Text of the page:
Pollard Decision Shocks Supporters
His fiancée Elaine Zeitz vows to keep up fight.
Ron Csillag - Canadian Jewish News (Front Page) - March 31, 1994
TORONTO - The voice of the normally steely Elaine (Esther) Zeitz trembles as she chokes back tears.
Despite the haze of raw emotion in which she finds herself, Zeitz is clear in her belief that last week's refusal by U.S. President Bill Clinton to grant clemency to her fiancé, imprisoned spy Jonathan Pollard, has "obvious" parallels, to Passover -a "pharaoh" who won't relent, despite years of pressure from the Jewish people.
The biblical Pharaoh was eventually brought to his knees by the wrath of G-d; so too is Zeitz convinced that one day, justice will be done for Pollard, her betrothed for the past three years.
The Toronto-based Zeitz, who is also Canadian spokesperson for Citizens for Justice for Jonathan Pollard was naturally shocked at Clinton's decision to deny Pollard commutation of his life sentence. But beyond that, the sudden White House announcement left her angry and bewildered.
For one thing, according to the Jewish Telegraphic Agency (JTA), Clinton's decision came less than four hours after White House spokeswoman Dee Dee Myers said the Justice Department's recommendation in the Pollard case had not yet been reviewed by the president.
Clinton explained his decision in a statement issued late last Wednesday afternoon. He noted that the former Navy analyst who spied for Israel had committed "one of the most serious crimes against our country - placing national security secrets of the United States in the hands of another country."
Clinton said his judgment reflected the recommendation of U.S. Attorney General Janet Reno and "the unanimous views of the law enforcement and national security agencies."
He said he based his decision "upon the grave nature" of Pollard's offence and "the considerable damage that his actions caused our nation."
For years, Jewish groups in the United States and Canada and around the world have pressed three successive U.S. administrations to review Pollard's life term, which they see as overly harsh.
Their argument has centered around the government's alleged reneging on a promise of leniency in return for a guilty plea, and the fact Pollard spied for an ally and was never charged with treason. Charges of dual loyalty came into play, as Pollard, a Jew, was said to be motivated by his concern for Israel. Anti-Semitism was always viewed as a factor.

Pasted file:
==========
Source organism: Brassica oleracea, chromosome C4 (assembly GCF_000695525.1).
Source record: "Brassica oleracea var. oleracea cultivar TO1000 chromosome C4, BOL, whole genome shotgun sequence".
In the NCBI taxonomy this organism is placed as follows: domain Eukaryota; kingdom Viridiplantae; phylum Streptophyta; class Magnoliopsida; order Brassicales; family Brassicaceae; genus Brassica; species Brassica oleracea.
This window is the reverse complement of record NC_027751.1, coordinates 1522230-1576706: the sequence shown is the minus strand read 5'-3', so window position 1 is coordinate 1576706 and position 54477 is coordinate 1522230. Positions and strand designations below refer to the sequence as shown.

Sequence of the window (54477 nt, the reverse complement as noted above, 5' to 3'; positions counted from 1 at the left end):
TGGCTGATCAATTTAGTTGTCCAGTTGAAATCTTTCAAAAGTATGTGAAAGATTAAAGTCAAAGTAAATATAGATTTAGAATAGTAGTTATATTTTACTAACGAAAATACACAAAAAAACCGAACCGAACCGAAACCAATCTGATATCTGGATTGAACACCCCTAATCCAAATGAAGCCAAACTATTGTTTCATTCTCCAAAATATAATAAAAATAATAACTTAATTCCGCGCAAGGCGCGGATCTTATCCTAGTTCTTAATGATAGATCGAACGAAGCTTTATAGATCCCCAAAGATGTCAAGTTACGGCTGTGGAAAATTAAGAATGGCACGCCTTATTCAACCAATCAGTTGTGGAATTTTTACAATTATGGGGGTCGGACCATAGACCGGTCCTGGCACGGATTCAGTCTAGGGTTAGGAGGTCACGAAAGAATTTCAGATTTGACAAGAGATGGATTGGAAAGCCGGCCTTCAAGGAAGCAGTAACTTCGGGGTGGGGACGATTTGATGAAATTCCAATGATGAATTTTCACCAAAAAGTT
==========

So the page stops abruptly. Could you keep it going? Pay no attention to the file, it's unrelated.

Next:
In December, the White House sent up a trial balloon. Rumors were rampant that Clinton was considering a Christmas time pardon.
In his statement, the president said he had considered the argument that Pollard deserved a shorter prison sentence because he spied for a friendly nation.
"I nevertheless believe that the enormity of Mr. Pollard's crime, the harm his actions caused to our country and the need to deter every person who might even consider such actions, warrant his continued incarceration," the president said.
As far as Zeitz is concerned, Clinton's action was "a slap in the face' to the Jewish community, given that the president received 88 per cent of the Jewish vote; and to Israel, inasmuch as Prime Minister Yitzhak Rabin personally asked Clinton to grant clemency. "Rabin was set up," she stated.
The president acted in a "high-handed, arrogant, short-sighted, totally shocking" manner, she charged. "He's very good at lighting Chanukah candles, but when it comes to justice
"His administration has been notorious for ignoring Jewish concerns. And now this totally undermines Israel. What kind of hope is thee for the United States to be an honest broker in the Middle East? It has damaged he peace process."